Story featured in Introspective Magazine – by Clair Watson
Once upon a time, in 1895, in the small Austrian village of Wattens, a great industrial concern was born.
One of four sons of an ornamental glass stone cutter from Bohemia, a young man called David Swarovski invented a revolutionary mechanical cutting device (a “comb”), which not only increased production but also created such beautiful stones that he proclaimed “it was possible to believe they were real diamonds.”
Over the years, innovation followed innovation – including designing melting furnaces that produced first-quality crystals; establishing an optical division that ensured production throughout World War II; and discovering formulae for myriad new colors. Progressive expansion in response to evolving market need was fundamental to the successful growth of Daniel’s self-named company, Swarovski.
Exactly one hundred years later, in 1995, Daniel’s great-great-granddaughter Nadja joined the family firm at the age of 24 as a novitiate in the marketing and communications division, and she was dismayed to find progress stalled and the market mired in kingdom animalia, the ubiquitous Swarovski collectible.
She had seen the oncoming competition from China and Egypt, and the reawakening of the Czech Republic, the “sleeping giant of crystal cutting,” as she calls the original home of her great-great-grandfather. “I thought, ‘Oh my gosh,’ “ she tells me in the sun-filled enamel-white conference room of her New York City office, her mellifluous transatlantic accent tinged with the Tyrol.
“People didn’t know anything about the color and intricacy of the stones I played with as a child; they only associated Swarovski with crystal tabletop objects. I wanted to share the stories I grew up with. I wanted to make people understand the Swarovski that I knew.”
Her want is her deed, because today, 16 years on, one is hard pressed to think of a comparable “modern-luxe” family company that is better understood, or better known by the public at large. And it is a diverse public; one that snaps up a vast range of continually refreshed offerings, from haute (a ceiling-to-floor Cascade chandelier by Vincent Van Duysen for $135,000, give or take a crystal) to bas (a crystal bow barrette for $9.99), to the tune of $3 billion in 2010.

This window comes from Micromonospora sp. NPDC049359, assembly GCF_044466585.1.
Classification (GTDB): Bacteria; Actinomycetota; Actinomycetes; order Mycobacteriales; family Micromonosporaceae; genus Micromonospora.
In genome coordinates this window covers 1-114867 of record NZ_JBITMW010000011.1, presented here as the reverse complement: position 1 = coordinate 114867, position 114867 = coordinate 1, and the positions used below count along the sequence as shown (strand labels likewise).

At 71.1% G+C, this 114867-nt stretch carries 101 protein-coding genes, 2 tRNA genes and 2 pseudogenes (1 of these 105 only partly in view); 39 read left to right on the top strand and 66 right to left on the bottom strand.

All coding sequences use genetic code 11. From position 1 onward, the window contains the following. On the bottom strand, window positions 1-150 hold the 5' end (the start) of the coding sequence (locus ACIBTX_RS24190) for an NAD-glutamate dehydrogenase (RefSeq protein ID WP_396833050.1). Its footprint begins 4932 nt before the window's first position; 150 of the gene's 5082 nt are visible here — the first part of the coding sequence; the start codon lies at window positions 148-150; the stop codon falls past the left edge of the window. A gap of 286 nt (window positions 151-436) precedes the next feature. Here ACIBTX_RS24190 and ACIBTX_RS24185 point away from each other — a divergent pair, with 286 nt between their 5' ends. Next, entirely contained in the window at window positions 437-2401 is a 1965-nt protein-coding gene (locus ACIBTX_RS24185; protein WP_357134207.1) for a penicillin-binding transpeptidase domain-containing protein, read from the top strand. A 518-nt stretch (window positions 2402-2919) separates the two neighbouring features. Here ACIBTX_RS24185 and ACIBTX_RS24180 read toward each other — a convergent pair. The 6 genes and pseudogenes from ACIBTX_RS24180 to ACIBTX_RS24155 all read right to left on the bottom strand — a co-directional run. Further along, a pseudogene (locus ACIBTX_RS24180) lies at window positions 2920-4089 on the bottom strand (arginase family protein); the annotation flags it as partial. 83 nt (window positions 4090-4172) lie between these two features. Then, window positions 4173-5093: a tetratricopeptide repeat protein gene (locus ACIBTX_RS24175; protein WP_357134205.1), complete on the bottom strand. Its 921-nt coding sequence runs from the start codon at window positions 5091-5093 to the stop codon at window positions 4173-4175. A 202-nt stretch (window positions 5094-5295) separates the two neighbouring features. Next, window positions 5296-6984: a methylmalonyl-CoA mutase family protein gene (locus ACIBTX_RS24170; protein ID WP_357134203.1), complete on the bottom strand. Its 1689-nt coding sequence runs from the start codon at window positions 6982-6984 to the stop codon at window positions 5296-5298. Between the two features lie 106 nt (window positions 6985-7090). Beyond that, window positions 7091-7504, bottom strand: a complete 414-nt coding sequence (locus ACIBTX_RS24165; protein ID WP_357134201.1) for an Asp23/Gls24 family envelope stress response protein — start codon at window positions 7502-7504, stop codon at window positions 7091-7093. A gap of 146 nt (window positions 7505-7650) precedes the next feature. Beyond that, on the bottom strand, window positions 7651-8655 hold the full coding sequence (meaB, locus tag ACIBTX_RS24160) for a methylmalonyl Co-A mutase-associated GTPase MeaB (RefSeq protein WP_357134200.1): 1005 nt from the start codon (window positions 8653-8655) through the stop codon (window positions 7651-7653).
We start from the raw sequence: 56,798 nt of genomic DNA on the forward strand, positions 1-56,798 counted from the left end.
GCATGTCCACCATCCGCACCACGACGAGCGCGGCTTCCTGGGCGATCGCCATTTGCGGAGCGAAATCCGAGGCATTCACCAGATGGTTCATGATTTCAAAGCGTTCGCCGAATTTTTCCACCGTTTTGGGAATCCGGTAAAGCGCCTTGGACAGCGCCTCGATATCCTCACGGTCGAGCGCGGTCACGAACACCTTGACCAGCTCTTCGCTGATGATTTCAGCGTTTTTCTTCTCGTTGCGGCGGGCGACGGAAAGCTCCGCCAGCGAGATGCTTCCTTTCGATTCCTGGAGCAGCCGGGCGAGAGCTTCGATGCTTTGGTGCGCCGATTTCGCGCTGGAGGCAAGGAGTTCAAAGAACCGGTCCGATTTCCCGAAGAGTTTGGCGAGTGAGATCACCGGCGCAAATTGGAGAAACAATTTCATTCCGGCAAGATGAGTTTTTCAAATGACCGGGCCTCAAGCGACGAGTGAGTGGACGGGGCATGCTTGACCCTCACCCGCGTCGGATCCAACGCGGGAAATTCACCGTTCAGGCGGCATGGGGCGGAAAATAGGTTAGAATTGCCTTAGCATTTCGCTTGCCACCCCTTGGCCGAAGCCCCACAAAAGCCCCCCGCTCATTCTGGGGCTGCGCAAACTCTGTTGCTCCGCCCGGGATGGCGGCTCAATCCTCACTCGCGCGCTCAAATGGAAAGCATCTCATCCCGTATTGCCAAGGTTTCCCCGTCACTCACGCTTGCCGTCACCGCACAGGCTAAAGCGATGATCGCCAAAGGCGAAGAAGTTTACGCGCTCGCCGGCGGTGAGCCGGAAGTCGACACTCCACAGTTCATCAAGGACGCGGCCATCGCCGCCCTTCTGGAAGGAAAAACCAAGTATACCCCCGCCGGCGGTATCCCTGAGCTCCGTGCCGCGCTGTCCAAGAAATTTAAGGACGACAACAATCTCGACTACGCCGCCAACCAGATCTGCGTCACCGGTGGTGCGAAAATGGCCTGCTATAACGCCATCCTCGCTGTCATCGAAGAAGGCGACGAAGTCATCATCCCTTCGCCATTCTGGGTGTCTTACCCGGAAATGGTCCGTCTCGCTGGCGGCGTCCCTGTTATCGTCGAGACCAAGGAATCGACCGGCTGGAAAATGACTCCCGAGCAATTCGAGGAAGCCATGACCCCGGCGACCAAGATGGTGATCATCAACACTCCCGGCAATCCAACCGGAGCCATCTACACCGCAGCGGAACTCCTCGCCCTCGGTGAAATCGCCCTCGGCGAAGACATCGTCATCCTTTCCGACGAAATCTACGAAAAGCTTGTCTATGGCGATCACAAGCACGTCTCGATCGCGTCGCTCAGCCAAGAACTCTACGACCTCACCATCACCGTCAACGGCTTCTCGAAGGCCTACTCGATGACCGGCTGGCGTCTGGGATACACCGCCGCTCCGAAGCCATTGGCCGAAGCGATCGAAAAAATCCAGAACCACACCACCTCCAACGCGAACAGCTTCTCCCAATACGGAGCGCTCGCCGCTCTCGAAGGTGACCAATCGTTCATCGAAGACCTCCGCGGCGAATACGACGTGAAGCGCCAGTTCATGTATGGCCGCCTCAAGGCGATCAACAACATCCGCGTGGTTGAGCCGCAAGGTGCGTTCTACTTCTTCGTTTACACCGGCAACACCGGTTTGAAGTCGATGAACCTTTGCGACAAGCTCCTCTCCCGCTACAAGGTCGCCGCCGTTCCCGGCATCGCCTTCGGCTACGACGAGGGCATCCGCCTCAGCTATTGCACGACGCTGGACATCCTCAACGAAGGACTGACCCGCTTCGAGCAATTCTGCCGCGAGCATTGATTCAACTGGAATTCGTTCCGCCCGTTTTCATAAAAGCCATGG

As the company’s Vice President for International Communications, Nadja now oversees disseminating the stories of nine brand divisions (there are 24,000 employees, and her contribution to the company was recently acknowledged internally when she attained one of her goals and became an Executive member of its Board in April 2011. “Its great to finally implement everything I’ve done so far but on a global basis,” she says.
Nadja tells of having “innate Swarovski instincts” that furl her passion for the company. While other young girls have their imaginations fed by fairy tales, Nadja grew up listening to family stories, such as that of her great grand father providing stones for the first counter, Charles Frederick Worth. Swarovski has now bought several dresses he encrusted for Queen Victoria for its fast-growing archive. “We document everything we do now because we realize today is going to be tomorrow,” she explains. “We are making history.”
And she heard how her grandfather worked with Coco Chanel, the queen of costume jewelry who made faux fashionable. To start her own chapter of the family story, Nadja first turned to fashion genius Alexander McQueen, who designed a crystal mesh for his Spring/Summer 1999 collection. “I thought we needed content,” she says with masterful understatement.
And she reinstated “crystal” as the brand mot du jour, while sweeping away outmoded terminologies. “ ‘Rhinestone’ in America, ‘Diamante’ in England, ‘Strass’ in France,” she elucidates, “Why not let people refer to the product as what it really is?” Her sapphire clear-eyed gaze questions for a second, answered by an irresistible smile as she whips her blonde hair into a soigné topknot.